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Causality and PsychopathologyFinding the Determinants of Disorders and their Cures$
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Patrick Shrout, Katherine Keyes, and Katherine Ornstein

Print publication date: 2011

Print ISBN-13: 9780199754649

Published to Oxford Scholarship Online: November 2020

DOI: 10.1093/oso/9780199754649.001.0001

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Statistical Methodology for a SMART Design in the Development of Adaptive Treatment Strategies

Statistical Methodology for a SMART Design in the Development of Adaptive Treatment Strategies

8 Statistical Methodology for a SMART Design in the Development of Adaptive Treatment Strategies
Causality and Psychopathology

Alena I. Oetting

Janet A Levy

Oxford University Press

The past two decades have brought new pharmacotherapies as well as behavioral therapies to the field of drug-addiction treatment (Carroll & Onken, 2005; Carroll, 2005; Ling & Smith, 2002; Fiellin, Kleber, Trumble-Hejduk, McLellan, & Kosten, 2004). Despite this progress, the treatment of addiction in clinical practice often remains a matter of trial and error. Some reasons for this difficulty are as follows. First, to date, no one treatment has been found that works well for most patients; that is, patients are heterogeneous in response to any specific treatment. Second, as many authors have pointed out (McLellan, 2002; McLellan, Lewis, O’Brien, & Kleber, 2000), addiction is often a chronic condition, with symptoms waxing and waning over time. Third, relapse is common. Therefore, the clinician is faced with, first, finding a sequence of treatments that works initially to stabilize the patient and, next, deciding which types of treatments will prevent relapse in the longer term. To inform this sequential clinical decision making, adaptive treatment strategies, that is, treatment strategies shaped by individual patient characteristics or patient responses to prior treatments, have been proposed (Greenhouse, Stangl, Kupfer, & Prien, 1991; Murphy, 2003, 2005; Murphy, Lynch, Oslin, McKay, & Tenhave, 2006; Murphy, Oslin, Rush, & Zhu, 2007; Lavori & Dawson, 2000; Lavori, Dawson, & Rush, 2000; Dawson & Lavori, 2003). Here is an example of an adaptive treatment strategy for prescription opioid dependence, modeled with modifications after a trial currently in progress within the Clinical Trials Network of the National Institute on Drug Abuse (Weiss, Sharpe, & Ling, 2010). . . . Example . . . . . . First, provide all patients with a 4-week course of buprenorphine/naloxone (Bup/Nx) plus medical management (MM) plus individual drug counseling (IDC) (Fiellin, Pantalon, Schottenfeld, Gordon, & O’Connor, 1999), culminating in a taper of the Bup/Nx. If at any time during these 4 weeks the patient meets the criterion for nonresponse, a second, longer treatment with Bup/Nx (12 weeks) is provided, accompanied by MM and cognitive behavior therapy (CBT). However, if the patient remains abstinent from opioid use during those 4 weeks, that is, responds to initial treatment, provide 12 additional weeks of relapse prevention therapy (RPT). . . .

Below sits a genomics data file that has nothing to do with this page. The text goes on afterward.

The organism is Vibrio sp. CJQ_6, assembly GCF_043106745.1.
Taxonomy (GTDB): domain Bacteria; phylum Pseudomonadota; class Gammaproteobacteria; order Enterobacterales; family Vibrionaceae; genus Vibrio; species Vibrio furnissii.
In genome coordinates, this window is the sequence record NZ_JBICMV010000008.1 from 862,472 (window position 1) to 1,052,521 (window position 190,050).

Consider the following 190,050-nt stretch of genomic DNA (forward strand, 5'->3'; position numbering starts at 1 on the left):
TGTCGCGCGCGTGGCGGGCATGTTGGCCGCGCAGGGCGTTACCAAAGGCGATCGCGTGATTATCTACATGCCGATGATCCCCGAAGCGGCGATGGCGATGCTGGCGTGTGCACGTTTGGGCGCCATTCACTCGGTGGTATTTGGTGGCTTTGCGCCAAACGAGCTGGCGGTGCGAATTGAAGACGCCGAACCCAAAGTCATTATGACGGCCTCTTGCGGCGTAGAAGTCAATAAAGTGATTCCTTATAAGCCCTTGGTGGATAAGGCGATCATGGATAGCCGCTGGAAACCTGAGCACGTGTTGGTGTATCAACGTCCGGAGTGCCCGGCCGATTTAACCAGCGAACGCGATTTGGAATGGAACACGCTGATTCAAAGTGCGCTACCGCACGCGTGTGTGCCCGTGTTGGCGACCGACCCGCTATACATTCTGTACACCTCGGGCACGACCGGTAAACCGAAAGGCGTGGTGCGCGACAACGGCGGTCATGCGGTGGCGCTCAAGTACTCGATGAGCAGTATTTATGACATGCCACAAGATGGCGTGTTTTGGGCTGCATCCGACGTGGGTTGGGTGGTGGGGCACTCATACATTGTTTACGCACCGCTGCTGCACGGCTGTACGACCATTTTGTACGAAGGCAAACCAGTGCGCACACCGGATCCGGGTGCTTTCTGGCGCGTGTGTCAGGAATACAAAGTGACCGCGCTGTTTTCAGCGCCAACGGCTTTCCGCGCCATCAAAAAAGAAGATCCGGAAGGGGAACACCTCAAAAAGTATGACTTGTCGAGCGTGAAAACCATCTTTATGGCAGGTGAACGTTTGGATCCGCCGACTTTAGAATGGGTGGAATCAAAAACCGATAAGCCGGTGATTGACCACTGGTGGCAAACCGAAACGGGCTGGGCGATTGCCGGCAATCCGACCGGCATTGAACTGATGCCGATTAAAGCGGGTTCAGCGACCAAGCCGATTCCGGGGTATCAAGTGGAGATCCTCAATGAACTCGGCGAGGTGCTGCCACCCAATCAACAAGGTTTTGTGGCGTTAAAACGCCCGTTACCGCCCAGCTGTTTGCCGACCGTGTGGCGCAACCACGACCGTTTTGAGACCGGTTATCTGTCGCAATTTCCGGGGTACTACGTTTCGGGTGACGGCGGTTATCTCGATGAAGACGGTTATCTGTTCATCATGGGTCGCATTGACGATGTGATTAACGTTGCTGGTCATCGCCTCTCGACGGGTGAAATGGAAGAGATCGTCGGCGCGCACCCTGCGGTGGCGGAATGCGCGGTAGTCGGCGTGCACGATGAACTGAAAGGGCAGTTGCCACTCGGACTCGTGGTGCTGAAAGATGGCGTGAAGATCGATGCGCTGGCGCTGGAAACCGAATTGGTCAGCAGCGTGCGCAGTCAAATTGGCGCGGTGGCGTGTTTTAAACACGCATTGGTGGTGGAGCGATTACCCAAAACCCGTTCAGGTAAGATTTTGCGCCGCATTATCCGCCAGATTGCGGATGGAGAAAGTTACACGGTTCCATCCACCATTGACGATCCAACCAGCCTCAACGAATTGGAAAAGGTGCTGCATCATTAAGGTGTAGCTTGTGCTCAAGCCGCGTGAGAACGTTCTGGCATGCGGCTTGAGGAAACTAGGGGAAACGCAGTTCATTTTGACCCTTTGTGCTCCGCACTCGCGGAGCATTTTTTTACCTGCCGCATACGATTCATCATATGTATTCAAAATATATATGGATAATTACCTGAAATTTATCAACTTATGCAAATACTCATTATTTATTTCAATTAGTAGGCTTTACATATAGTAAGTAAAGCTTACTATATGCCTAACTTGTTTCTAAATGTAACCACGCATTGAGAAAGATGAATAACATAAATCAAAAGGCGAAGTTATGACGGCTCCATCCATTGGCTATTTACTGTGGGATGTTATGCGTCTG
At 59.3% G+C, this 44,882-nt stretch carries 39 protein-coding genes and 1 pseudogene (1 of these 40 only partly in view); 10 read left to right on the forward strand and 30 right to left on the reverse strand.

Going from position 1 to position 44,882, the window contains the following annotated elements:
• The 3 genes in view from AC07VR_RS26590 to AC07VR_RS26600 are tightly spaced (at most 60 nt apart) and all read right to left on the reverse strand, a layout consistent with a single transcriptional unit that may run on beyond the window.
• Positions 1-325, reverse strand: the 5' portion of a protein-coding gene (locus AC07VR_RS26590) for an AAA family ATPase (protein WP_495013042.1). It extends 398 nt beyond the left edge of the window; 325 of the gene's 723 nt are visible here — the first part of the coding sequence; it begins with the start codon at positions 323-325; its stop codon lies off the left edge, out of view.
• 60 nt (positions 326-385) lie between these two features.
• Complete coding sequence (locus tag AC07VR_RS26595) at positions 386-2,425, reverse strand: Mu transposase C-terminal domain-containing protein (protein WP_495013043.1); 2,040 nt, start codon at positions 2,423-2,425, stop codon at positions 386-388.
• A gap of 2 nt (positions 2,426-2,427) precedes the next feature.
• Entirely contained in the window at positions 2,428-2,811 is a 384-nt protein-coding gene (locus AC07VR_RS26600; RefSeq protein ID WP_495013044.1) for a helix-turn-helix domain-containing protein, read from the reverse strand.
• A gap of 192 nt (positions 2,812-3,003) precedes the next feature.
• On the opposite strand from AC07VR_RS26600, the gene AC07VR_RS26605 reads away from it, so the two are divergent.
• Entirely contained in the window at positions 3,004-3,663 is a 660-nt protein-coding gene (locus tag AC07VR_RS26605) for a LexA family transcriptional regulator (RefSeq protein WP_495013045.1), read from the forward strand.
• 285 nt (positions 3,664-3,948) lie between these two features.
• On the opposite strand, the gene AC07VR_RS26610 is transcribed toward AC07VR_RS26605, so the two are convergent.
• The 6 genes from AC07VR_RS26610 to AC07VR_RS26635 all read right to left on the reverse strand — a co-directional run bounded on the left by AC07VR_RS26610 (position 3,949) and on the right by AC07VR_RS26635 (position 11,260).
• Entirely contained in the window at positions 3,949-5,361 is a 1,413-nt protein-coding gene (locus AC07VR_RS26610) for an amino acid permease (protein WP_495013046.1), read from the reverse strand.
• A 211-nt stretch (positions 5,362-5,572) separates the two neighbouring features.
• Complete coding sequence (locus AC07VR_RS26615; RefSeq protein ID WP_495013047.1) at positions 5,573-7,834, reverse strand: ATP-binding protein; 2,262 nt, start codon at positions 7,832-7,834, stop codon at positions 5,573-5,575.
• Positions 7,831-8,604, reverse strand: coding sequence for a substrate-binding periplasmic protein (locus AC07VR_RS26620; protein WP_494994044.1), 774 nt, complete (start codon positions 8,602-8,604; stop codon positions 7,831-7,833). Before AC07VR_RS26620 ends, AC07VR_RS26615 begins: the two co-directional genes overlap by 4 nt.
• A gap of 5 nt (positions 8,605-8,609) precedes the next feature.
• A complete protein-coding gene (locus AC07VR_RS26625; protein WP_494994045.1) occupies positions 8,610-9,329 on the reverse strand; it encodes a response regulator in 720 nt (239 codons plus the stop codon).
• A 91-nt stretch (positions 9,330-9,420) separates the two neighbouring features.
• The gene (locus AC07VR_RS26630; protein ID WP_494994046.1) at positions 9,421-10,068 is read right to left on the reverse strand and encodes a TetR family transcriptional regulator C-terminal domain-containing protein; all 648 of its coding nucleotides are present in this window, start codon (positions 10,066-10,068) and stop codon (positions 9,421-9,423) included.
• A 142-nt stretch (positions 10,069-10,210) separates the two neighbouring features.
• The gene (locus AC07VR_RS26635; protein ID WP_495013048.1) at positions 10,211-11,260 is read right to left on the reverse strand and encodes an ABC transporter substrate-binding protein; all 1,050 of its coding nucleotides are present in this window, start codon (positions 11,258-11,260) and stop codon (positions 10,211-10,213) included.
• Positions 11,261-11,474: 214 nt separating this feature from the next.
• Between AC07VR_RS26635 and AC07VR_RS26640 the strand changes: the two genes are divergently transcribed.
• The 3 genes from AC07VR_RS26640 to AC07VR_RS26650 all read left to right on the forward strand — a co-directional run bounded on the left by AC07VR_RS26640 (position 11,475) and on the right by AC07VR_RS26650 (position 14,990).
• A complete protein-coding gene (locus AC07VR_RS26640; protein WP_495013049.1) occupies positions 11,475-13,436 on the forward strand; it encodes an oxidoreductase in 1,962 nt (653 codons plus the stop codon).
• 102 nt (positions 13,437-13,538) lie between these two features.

Keywords:   Clinical Antipsychotic Trials of Intervention Effectiveness (CATIE), Robustness analysis, Sequenced Treatment Alternatives to Relieve Depression (STAR*D), Sequential multiple assignment trial (SMART)

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